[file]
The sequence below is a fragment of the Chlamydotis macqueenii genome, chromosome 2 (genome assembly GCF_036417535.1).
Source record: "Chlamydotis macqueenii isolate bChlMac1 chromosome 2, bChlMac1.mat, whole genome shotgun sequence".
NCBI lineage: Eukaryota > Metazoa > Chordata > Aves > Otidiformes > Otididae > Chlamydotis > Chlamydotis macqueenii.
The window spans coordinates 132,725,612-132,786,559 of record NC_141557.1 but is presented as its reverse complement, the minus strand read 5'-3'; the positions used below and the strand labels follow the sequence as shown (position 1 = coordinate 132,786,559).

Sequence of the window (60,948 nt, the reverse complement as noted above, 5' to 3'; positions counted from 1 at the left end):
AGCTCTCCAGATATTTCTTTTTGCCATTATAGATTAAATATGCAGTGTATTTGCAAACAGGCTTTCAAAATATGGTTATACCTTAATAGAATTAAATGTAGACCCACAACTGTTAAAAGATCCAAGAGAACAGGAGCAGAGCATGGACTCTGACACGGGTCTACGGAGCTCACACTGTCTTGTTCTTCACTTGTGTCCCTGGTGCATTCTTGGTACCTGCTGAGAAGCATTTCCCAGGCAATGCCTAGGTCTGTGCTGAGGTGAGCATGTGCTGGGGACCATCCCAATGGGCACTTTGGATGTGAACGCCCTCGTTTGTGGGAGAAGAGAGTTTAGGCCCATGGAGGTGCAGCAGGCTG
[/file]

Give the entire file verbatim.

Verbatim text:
The sequence below is a fragment of the Chlamydotis macqueenii genome, chromosome 2 (genome assembly GCF_036417535.1).
Source record: "Chlamydotis macqueenii isolate bChlMac1 chromosome 2, bChlMac1.mat, whole genome shotgun sequence".
NCBI lineage: Eukaryota > Metazoa > Chordata > Aves > Otidiformes > Otididae > Chlamydotis > Chlamydotis macqueenii.
The window spans coordinates 132,725,612-132,786,559 of record NC_141557.1 but is presented as its reverse complement, the minus strand read 5'-3'; the positions used below and the strand labels follow the sequence as shown (position 1 = coordinate 132,786,559).

Sequence of the window (60,948 nt, the reverse complement as noted above, 5' to 3'; positions counted from 1 at the left end):
AGCTCTCCAGATATTTCTTTTTGCCATTATAGATTAAATATGCAGTGTATTTGCAAACAGGCTTTCAAAATATGGTTATACCTTAATAGAATTAAATGTAGACCCACAACTGTTAAAAGATCCAAGAGAACAGGAGCAGAGCATGGACTCTGACACGGGTCTACGGAGCTCACACTGTCTTGTTCTTCACTTGTGTCCCTGGTGCATTCTTGGTACCTGCTGAGAAGCATTTCCCAGGCAATGCCTAGGTCTGTGCTGAGGTGAGCATGTGCTGGGGACCATCCCAATGGGCACTTTGGATGTGAACGCCCTCGTTTGTGGGAGAAGAGAGTTTAGGCCCATGGAGGTGCAGCAGGCTG